TURNBERRY, Scotland — Yes, I admit it. The very first thing I did, after driving two hours to this craggy coastal golf course, past the cliffs and the firth and the moist green countryside, and the cows and the sheep and the Scottish man in the plaid skirt — not that I think skirts are bad for men, necessarily, but why plaid? — the very first thing I did was get onto the fairways of this 115th British Open and see if I could find Jack Nicklaus.

I know, I know.

But isn’t that what every American does — look for Jack? At least those who have not already been to 134 major golf tournaments. As I have not. My job is sports, but golf is not my specialty, and the few Opens and Invitationals I have attended have been Nicklaus-less, which is to say, incomplete.

You can have your Bob Tways and your Corey Pavins. And they are good. But when you’ve never seen Nicklaus in person — and, contrary to popular belief, even sports writers can get excited over meeting the biggies — and you are suddenly told that he is out there, somewhere, between all those hills and flags, well, you go looking.

And I did.

“Has he been through?” I asked a bearded fan.

“‘Oo’s thet ya mean?” came the answer.

“Nicklaus,” I said.

“Thet-a-way,” he said, pointing. Follow that Bear I have been told that to find Nicklaus on a golf course you look for the biggest crowd. So I trudged over the high grass and the stones, past the shoreline of Holes 5 and 6 and 7, past golfers named Mahaffey and Mize and Chandler.

And there . . . yes . . . there was the crowd. I felt a tingle. He’s in there, I thought. The Golden Bear. The best ever to play this game. Did you see him win the Masters a few months ago? I almost cried.

And suddenly there he was.

He was walking down the fairway, not 20 feet away. His face looked a little weather-worn, and the blond hair was thinned out a bit in front. But it was he. He wore a yellow sweater with a gold bear over the heart. Gold on yellow. Who else could wear those colors?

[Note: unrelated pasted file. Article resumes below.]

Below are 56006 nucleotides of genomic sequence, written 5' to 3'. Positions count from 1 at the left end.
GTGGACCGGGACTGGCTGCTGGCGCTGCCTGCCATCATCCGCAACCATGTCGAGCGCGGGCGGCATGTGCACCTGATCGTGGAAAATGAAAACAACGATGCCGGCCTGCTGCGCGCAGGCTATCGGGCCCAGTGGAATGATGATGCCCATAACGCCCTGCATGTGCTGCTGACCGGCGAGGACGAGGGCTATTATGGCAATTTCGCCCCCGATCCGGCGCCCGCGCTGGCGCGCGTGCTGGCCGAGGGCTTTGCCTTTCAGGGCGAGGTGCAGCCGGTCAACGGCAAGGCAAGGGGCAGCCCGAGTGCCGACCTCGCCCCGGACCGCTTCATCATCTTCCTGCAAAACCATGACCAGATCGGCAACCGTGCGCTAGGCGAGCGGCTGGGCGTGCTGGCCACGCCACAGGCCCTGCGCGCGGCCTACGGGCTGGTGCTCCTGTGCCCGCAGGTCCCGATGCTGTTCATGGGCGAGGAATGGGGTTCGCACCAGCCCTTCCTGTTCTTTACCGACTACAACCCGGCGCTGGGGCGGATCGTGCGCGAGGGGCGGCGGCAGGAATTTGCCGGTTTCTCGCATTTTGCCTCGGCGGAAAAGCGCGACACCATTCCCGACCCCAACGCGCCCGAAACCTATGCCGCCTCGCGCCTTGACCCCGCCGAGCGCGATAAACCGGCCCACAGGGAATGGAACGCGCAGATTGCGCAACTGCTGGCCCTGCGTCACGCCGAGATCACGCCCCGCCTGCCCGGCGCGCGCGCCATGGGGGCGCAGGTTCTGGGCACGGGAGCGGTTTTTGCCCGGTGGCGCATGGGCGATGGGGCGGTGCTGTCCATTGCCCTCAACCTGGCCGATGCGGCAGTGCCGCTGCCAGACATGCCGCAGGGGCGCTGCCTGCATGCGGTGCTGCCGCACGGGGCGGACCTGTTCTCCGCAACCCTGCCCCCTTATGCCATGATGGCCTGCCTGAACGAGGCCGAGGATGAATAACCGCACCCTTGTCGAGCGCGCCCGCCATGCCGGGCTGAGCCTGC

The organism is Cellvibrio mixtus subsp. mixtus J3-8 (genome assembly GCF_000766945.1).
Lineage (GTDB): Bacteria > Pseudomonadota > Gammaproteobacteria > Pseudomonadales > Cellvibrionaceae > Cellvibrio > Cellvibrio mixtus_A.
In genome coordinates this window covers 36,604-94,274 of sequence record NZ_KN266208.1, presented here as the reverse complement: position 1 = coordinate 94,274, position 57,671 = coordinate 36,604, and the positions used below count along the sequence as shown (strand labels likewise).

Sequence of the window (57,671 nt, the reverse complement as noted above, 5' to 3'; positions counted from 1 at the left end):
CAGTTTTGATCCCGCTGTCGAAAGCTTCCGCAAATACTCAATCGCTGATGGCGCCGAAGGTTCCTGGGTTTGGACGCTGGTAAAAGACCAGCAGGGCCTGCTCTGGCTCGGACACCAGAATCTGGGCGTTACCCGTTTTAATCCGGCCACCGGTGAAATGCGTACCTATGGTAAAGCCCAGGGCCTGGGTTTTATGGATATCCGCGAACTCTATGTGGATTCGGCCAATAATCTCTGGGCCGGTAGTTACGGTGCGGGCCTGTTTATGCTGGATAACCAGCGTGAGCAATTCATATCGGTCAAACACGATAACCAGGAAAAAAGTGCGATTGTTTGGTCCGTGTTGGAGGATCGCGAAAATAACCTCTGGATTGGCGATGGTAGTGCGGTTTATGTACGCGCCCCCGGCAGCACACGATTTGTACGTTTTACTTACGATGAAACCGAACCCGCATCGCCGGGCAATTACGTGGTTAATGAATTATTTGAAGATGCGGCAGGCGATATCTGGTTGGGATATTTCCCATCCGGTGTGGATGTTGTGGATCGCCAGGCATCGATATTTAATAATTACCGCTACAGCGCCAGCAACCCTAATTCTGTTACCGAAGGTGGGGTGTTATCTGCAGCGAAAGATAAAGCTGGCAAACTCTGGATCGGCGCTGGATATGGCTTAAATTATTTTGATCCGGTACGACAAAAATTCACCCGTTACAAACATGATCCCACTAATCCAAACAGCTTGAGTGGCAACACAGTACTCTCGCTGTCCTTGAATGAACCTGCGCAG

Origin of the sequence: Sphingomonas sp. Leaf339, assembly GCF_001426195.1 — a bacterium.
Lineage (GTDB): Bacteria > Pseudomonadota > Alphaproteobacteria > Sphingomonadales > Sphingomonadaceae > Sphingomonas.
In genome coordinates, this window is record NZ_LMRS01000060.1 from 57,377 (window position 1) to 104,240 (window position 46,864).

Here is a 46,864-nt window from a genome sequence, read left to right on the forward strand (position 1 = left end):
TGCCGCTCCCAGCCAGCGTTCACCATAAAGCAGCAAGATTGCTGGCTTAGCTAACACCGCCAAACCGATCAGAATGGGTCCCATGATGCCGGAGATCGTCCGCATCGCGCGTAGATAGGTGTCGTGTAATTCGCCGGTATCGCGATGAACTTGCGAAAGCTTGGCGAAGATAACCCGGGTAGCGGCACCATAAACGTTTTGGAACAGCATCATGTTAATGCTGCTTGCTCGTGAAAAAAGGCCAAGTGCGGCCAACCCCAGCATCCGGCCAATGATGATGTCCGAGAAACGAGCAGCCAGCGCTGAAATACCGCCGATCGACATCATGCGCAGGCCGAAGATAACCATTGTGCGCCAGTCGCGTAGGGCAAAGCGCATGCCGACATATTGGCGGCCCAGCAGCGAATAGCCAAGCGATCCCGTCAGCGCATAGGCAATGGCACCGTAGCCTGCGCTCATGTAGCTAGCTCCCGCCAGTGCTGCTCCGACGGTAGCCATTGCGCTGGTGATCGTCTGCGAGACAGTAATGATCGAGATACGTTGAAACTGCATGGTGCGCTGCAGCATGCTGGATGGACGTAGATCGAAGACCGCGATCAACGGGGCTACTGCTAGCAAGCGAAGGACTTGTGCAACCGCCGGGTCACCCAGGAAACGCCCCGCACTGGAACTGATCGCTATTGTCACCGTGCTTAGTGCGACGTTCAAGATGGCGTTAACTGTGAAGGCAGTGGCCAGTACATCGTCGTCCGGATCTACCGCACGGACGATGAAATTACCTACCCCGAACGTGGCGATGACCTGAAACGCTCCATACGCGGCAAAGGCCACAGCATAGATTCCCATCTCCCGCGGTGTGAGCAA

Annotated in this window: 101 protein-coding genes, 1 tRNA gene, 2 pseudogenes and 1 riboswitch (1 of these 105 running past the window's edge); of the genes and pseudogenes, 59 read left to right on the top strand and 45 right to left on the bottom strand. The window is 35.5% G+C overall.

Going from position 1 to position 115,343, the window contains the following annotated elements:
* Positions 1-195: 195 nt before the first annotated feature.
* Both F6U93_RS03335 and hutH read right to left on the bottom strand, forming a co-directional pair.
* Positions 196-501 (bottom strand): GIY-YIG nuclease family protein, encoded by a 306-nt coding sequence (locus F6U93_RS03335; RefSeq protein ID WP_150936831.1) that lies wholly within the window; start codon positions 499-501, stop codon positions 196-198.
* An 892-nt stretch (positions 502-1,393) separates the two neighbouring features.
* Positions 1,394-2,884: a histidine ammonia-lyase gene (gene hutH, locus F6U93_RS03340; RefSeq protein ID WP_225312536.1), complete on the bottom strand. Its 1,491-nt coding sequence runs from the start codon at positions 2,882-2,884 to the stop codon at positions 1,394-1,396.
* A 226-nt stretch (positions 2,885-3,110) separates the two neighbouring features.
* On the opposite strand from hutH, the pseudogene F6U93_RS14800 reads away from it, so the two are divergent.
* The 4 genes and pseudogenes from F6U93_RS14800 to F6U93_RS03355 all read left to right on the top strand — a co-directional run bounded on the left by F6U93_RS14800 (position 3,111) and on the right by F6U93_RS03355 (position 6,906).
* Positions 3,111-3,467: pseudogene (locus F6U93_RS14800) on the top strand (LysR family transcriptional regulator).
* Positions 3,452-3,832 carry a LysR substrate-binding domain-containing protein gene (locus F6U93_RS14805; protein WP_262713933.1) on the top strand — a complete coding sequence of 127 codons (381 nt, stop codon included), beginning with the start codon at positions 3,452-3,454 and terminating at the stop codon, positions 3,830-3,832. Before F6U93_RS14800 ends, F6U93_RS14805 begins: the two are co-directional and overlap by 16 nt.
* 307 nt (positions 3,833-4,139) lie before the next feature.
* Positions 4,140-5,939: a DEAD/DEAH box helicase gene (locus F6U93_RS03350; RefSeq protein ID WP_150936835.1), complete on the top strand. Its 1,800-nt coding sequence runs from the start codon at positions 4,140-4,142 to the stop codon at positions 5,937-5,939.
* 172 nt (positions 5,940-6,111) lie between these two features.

He did not walk regally. He walked with the common touch. Actually, he walked like a relief pitcher coming in from the bullpen.

I fell in with the crowd. We watched him hit. When he walked, we walked. When he paused, we paused. He hit a line drive on 11 that you could hear cutting the air, like someone running a finger over a comb’s teeth, and we all went “aaaaaah.”

But now the big news. On the 12th hole I headed for the green, found a spot alongside it, then looked back in time to see Nicklaus complete his fairway swing.

I could not see the ball. I never can see the ball until it lands. Sometimes I still can’t see it. That may be why I don’t cover much golf. But this ball I saw when it landed. Because it landed in the crowd. Actually, it just missed my head. The word of Jack The crowd parted. We looked down. Here it was, this ball, this gift from the heavens, at our humble feet, like manna.

“So that’s Jack Nicklaus’ ball,” I whispered.

“Aye,” said a guy next to me, dreamily.

It was a moment, I guess, that could have gone on forever, just these people staring at a golf ball until they died of pneumonia, except that suddenly, a path cleared and — could it be? — here was Nicklaus and his caddy walking right at us.

He had come to play his shot. He checked the ball. He checked the lie to the hole. Silently. We held our breath. He chose his club.

So close. All those championships, all those years, right here in front of us, wrapped in cashmere and polyester, his magic hands wrapped around that grip. “What could he be thinking?” I wondered. “What great golf thoughts are running through his mind at this moment?”

And then he turned to me.

Not just me, I guess, but the whole load of us, although I was in the front and so, you know, it kind of felt like he was looking at me, a little. And he spoke. In a thin, surprisingly high-pitched voice. And here is what he said:

“Could you move back, please?”

Well. There you have it, don’t you? Actual contact. Which he initiated. No matter how many interviews or press tent chats, no matter how many casual clubhouse encounters we may have in years to come, those will always be the first words exchanged between the Golden Bear and me. “Could you move back, please?” And I will never forget them.

And I moved back.

And he double-bogeyed.

In truth, he had a terrible day. His drives were off, his balls went wide and fat and short, and on the greens they curved away from the holes. It was windy and blustery, and he kept picking up strokes like lint.

By day’s end, someone else would lead him by 14 strokes. So what? This was Nicklaus. Who had personally asked me to “move back.” Someone else? Come on, now.

I followed him the rest of the morning. And it was everything I hoped it would be.

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